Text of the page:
University of Iowa Health Care creates $345,000 'chief growth officer' job

Job calls for new executive to 'proactively identify potential partnership opportunities'

The main entrance to the University of Iowa Hospitals and Clinics is shown alongside the University of Iowa Children's H
The main entrance to the University of Iowa Hospitals and Clinics is shown alongside the University of Iowa Children’s Hospital in Iowa City on Thursday, Oct. 1, 2015. (Adam Wesley/The Gazette)

IOWA CITY — Facing mounting patient demands on its staff, facilities and resources, University of Iowa Health Care has created a $345,000 position focused on growth across its $2.4 billion-a-year system.

Following a national two-month search, Chicago-based health care strategist Timothy Y. Kan will start Dec. 2 as UIHC’s first-ever chief growth officer.

The position was posted June 28, with the application period closed Aug. 15. Officials wouldn’t say how many candidates a 12-member search committee considered or how many finalists it interviewed.

But UI Hospitals and Clinics Chief Executive Officer Suresh Gunasekaran on Sept. 25 sent Kan an offer letter expressing enthusiasm.

“We are very excited that you have chosen to share your talents with one of the top academic medical centers and public universities in the country,” the letter said in part.

Gunasekaran and his colleagues last month told the Board of Regents that UIHC facilities are maxed out, putting pressure on budgets, staffers and the UI’s ability to fulfill its mission to serve the sickest of the sick in Iowa and the Midwest.

“If we had more beds, we could serve more Iowans,” Gunasekaran reported. “We continue to experience a lot more Iowans who would have liked to have gotten admitted.”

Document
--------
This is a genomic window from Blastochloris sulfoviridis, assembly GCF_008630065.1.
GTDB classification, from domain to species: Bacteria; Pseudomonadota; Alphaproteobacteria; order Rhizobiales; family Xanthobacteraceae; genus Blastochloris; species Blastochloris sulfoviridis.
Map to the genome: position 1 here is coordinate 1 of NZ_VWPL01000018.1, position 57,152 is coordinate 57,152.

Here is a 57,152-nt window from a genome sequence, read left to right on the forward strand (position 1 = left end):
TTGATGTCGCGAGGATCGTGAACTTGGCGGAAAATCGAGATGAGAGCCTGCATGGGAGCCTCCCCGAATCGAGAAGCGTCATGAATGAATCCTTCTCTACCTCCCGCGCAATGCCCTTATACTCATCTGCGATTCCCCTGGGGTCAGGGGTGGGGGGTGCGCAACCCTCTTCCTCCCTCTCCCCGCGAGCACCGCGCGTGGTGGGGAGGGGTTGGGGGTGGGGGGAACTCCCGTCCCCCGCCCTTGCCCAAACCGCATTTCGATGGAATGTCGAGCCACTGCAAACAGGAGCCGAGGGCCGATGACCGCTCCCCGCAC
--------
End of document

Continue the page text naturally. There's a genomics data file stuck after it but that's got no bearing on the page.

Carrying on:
Patient gripes over wait times and delays in getting admitted raise the question, according to Gunasekaran: “How are we going to manage this situation as we continue to stay very full?”

That begs another the question, UI President Bruce Harreld added during the presentation.

“And the answer is yes,” Harreld said, “we are looking at adding capacity.”

Administrators at the time didn’t elaborate on specific ideas for growing services, partnerships and facilities — except to transfer $25 million for a public-private dialysis collaboration, which the university since has curtailed. A chunk of that $25 million also was to go toward an inpatient rehabilitation hospital to serve the region — although few details of that have been released.

A job description for the hospital’s new growth officer expects him to “proactively identify potential partnership opportunities within key strategic markets and provide guidance relative to opportunities for partnership, affiliation, and merger and acquisition discussions.”

More than a year ago, UIHC — after committing tens of millions to form a network of health care providers — announced plans to exit its UI Health Alliance and dissolve the group’s accountable care organization, paying as much of $7.5 million “to meet cash flow requirements to facilitate discontinuance.” The alliance amounted to a partnership with MercyCare Service Corporation, Genesis Health System and Great River Health Systems.

Beyond new partnerships, Kan would identify trends, novel programs and emerging markets to drive growth.

Kan most recently served as a director at Navigant Consulting, a Chicago firm, where he led its strategy practice for the organization’s west region. He boasts more than 20 years of experience in enterprise and service-line strategy, organizational integration and performance improvement, according to UIHC.

He earned a master of business administration from the Kellogg School of Management at Northwestern University; a master of arts in medical sciences from the Boston University School of Medicine; and a bachelor of science degree in biomedical engineering from the McCormick School of Engineering at Northwestern.


Kan, in a statement, said UIHC is “uniquely positioned to continue to grow and innovate care delivery.”

In addition to his base salary, Kan will receive a $55,000 “transition allowance” and the opportunity for $69,000 in incentive pay based on institutional and individual goals and the system’s financial performance.

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